By Matt Maychak, Don Sutton, John Ferri
4 March 1983
More than 100 Ontario Provincial Police officers charged out
of three chartered buses yesterday to raid the Church of
Scientology's Yonge St. headquarters.
Wearing orange armbands and bearing a battering ram, sledgehammers,
axes, tape recorders and cameras, police raced to seize documents in the
building — the controversial church's Toronto and national
Police loaded boxes of documents into a truck parked outside shortly
after 9 last night.
In a terse two-page statement, police said the massive raid, which
began at mid-afternoon, followed a two-year secret investigation of the
organization's alleged involvement in:
Tax fraud against the federal and provincial governments;
Cheating of consumers by "misrepresentations" of Scientology courses
offered to the public;
"A conspiracy to commit indictable offences by Scientology where
perceived necessary to protect the interests of Scientology."
OPP Commissioner James Erskine read the statement to reporters at the
force's Harbour St. headquarters, seconds after he was informed the raid
was under way.
Erskine said the OPP investigators worked closely with officials of
the attorney-general's department on the case. But neither he nor Insp.
Phil Caney, an OPP spokesman who spoke to reporters at the scene of the
raid, would provide additional details.
The raid included officers from a Tactical Rescue Unit, which had
been undergoing special training in Brampton.
There were no arrests made and no charges laid, police said.
In a statement released last night, the church said it was surprised
at the "current attack" on their religion which, it said, was entitled
to full protection afforded by the Charter of Rights.
"Psychiatry has raised a
hue and cry against our religion as well as others and against our
reforms and we can not help but wonder if they (sic) do not lie in the
background of this incident," the statement said.
Scientology spokesmen said the church has 100,000 followers across
Canada. Members believe courses, which can
cost hundreds of dollars, can help
them achieve a higher state of happiness and personal well-being.
"I'm shattered," Toronto Scientology president Caroline Charbonneau
said about three hours after the raid began. "Naturally, we're
Shocked church staff emerged from the building to tell reporters
police battered down at least two inside office doors.
Nicole Crellin, a church spokesman, said one was unlocked and church
staff would have opened the other.
"The third-floor glass door was totally broken down," she said.
"Another was shut and they smashed it with a sledgehammer."
Crellin said police were "seizing everything and anything" in the
building, at 696 and 700 Yonge St., at the corner of St. Mary St.
Worried by reports Scientology members had infiltrated the U.S.
justice department, hoping to learn of coming raids there, Ontario
investigators kept their operation top secret until yesterday.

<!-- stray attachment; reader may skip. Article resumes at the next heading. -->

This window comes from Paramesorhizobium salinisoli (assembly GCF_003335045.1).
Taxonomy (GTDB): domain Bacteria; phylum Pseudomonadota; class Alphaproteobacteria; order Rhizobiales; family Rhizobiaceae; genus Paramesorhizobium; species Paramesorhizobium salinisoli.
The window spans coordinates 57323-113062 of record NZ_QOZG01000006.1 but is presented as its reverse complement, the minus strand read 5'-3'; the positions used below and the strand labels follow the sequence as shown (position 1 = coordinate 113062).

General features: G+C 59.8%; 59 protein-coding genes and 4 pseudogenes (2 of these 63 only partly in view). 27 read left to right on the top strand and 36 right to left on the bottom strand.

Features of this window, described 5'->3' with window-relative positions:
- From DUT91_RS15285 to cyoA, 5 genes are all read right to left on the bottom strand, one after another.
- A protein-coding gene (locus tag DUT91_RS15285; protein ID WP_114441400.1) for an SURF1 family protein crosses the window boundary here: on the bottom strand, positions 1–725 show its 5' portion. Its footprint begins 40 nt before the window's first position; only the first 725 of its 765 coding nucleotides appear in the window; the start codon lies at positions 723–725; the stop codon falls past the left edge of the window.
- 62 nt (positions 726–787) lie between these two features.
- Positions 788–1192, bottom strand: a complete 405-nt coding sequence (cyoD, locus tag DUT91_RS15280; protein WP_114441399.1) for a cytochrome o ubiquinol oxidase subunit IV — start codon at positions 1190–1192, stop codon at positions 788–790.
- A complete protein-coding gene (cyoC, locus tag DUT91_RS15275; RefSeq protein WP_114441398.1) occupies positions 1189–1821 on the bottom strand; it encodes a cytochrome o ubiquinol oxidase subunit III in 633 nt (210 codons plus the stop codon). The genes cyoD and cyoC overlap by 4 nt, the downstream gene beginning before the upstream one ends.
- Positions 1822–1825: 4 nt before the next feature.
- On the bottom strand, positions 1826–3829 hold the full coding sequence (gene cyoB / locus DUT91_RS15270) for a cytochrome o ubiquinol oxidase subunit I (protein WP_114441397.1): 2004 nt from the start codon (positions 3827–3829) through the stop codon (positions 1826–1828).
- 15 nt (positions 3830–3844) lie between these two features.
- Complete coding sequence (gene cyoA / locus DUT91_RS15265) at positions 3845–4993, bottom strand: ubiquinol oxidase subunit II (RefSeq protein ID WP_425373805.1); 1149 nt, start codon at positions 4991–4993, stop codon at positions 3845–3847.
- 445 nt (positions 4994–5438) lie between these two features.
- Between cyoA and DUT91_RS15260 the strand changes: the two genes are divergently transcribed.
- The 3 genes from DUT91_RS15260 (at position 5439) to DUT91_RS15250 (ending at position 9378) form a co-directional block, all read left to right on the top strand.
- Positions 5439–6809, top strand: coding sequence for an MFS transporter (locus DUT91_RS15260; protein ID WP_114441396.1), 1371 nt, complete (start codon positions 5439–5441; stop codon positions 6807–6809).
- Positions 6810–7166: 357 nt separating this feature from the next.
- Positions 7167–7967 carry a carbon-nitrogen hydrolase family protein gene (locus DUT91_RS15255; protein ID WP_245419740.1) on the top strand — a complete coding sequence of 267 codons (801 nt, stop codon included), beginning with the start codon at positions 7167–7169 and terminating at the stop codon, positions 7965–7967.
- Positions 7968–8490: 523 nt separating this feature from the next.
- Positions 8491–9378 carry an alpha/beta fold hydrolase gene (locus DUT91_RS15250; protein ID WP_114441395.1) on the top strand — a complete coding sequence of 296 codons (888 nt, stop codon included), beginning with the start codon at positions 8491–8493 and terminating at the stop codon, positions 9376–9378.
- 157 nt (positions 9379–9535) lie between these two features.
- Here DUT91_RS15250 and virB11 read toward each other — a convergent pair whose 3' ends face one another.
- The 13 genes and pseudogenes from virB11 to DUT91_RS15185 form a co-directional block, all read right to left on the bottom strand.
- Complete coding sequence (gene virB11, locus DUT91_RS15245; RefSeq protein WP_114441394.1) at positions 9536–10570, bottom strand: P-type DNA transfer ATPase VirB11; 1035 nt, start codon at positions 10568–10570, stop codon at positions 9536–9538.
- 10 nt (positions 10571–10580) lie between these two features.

"Only those who had to know, did know," a police source said.
Belinda Macklam, a 24-year-old church secretary, said she was shown
a search warrant that directed police to seize a copy of every book
written by Scientology founder L. Ron
Hubbard, and to search "all the files, all the desks, everything
related to our jobs."
Macklam said police also searched her purse and took church "policy
But she said she was most upset by police seizing files containing
confidential information on people who bring their troubles to church
Toronto president Charbonneau, accompanied by church lawyers, was
allowed to move around the building during the search. Others could
leave, but if they elected to stay at their desks, they were not allowed
to handle any documents.
Armed with the warrants, prepared by the attorney-general's office,
Det.-Insp. Joe Crozier of the OPP Criminal Investigations branch, along
with several other detectives and five accountants, spent last night
sifting through church files.
They're expected to continue their search through most of today.
About 100 church members gathered for a service at about 11 p.m.
after they "reclaimed" their chapel from police.
Mick McCoy led the group in a service that included the Scientology
creed and a prayer for human rights.
Earl Smith, a director of the church, told members that the
organization was "going to continue as we always have."
'Won't stop us'
"They're not going to stop us, are they?" he asked the group and drew
a resounding chorus of "No" and long applause.
Those attending the half-hour service included adults, children and
some infants. Church officials had telephoned members had advised them
of the ceremony, which was designed as a show of solidarity.
"You can't kill ideas," Charbonneau told them. "There's nothing we
can't do as long as long as we're together."
As she spoke, provincial police investigators continued probing files
and records of the church in adjacent offices and in rooms on upper
floors of the building.
A large crowd of startled passersby gathered along Yonge St. as
police ringed the building yesterday afternoon, refusing to allow anyone
'Little bit ludicrous'
"It was like something out of a war movie," said Peter Sfendelas, who
glanced out of the window of his restaurant on the building's ground
floor and saw what looked like a small blue army running past in single
"I think it's a little bit ludicrous," Scientology spokesman
Bob Dobson-Smith said. "I'm actually in shock. I don't believe this
He said he "wouldn't be a bit surprised" if the raid was the result
of a conspiracy between police and the psychiatric profession.